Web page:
Frederick Moss Blundell, J.P., was The Times Correspondent in South Africa for ten months before the War. At its outbreak he was part of the Uitlander exodus from the Rand. His first employment by the Intelligence Department was as an Agent at the Cape Colony seaports and on the occupation of Johannesburg he returned to the Rand and became the Private Secretary to the Military Governor.
F.R. Burnham commented in Scouting on Two Continents on the role of the F.I.D. in the Johannesburg area in 1900: 'By this time, there was organised a fairly good system of scouting under the Intelligence Department. Colonel Colin McKenzie, its chief, was made Governor of Johannesburg ... By night and day, natives, friendly Dutch and English colonials, and picked men from various regiments were sent out, until the information received as to the whereabouts of the enemy became far more exact and full than it had been during the early stages of the War.'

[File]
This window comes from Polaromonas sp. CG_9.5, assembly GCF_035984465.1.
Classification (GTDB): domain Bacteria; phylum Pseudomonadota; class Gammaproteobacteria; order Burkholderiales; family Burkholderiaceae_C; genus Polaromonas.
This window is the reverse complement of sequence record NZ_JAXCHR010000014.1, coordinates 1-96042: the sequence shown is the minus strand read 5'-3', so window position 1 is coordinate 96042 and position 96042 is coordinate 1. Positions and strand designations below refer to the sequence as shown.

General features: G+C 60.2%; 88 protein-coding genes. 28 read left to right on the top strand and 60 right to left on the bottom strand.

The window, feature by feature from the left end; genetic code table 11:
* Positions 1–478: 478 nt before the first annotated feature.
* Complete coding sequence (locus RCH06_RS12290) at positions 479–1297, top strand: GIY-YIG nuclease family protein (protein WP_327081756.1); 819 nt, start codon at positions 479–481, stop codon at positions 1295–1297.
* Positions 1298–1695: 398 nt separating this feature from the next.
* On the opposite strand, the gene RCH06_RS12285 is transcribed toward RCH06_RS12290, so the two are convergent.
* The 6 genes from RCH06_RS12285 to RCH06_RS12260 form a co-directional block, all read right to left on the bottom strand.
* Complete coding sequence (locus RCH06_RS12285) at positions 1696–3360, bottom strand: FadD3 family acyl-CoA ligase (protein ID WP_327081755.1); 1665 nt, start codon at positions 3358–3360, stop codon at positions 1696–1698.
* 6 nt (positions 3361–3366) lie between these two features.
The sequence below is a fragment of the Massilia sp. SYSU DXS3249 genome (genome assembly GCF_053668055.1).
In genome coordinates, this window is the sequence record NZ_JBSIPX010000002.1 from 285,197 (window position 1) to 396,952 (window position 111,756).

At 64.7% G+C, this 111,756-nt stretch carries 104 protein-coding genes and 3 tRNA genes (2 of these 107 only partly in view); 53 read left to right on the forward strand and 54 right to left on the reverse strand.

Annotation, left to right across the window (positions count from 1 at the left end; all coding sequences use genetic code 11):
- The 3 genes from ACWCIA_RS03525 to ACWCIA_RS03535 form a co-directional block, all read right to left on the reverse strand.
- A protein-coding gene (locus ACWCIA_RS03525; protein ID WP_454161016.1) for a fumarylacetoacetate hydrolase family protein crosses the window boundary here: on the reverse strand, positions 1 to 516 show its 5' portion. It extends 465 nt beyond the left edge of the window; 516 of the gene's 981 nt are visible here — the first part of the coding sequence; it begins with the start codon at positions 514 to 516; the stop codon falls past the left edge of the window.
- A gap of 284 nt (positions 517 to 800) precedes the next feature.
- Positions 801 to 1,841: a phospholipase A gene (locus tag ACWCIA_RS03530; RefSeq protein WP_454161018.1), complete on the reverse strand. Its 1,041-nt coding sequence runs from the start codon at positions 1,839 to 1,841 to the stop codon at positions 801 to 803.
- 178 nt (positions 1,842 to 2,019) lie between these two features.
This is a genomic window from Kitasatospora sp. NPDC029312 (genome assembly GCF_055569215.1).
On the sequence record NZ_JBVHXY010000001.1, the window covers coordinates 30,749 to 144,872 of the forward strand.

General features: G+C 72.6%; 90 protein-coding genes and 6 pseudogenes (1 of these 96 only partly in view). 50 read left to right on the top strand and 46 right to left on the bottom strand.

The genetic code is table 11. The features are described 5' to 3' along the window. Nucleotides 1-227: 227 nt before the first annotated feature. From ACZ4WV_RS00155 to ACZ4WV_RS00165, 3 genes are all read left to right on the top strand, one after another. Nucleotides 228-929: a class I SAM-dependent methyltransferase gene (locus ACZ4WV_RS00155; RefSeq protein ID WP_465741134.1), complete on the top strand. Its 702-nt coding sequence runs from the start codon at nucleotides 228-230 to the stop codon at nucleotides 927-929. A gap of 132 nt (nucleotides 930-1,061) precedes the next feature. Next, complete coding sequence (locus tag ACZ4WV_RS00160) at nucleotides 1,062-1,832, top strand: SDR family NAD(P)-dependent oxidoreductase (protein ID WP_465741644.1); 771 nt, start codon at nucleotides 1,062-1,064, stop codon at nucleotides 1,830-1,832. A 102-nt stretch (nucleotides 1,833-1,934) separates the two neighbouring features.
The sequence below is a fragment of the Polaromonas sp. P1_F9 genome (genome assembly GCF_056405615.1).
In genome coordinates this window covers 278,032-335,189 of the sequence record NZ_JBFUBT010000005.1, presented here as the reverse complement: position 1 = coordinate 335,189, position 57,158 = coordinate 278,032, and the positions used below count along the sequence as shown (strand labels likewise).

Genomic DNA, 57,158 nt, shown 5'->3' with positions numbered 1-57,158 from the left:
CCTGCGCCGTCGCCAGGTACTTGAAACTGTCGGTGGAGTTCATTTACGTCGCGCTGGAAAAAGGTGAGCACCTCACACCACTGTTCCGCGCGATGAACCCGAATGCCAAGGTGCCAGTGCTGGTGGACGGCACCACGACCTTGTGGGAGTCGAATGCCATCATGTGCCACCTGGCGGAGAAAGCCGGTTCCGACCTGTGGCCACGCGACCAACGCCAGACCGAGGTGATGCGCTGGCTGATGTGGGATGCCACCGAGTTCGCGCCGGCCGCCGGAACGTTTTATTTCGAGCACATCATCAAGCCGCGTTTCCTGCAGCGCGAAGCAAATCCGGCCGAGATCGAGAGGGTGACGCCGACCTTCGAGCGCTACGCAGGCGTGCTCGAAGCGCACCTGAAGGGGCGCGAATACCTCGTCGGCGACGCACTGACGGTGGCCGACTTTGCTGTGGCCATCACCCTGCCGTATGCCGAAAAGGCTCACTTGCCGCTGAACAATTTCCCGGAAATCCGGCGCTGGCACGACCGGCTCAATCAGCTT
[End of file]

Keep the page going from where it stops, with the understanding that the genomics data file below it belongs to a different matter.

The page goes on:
16 'Johannesburg' clasps were awarded to Agents or Guides, less those who had served previously in the S.A.M.I.F. Four Medals with this combination of clasps were awarded to the F.I.D.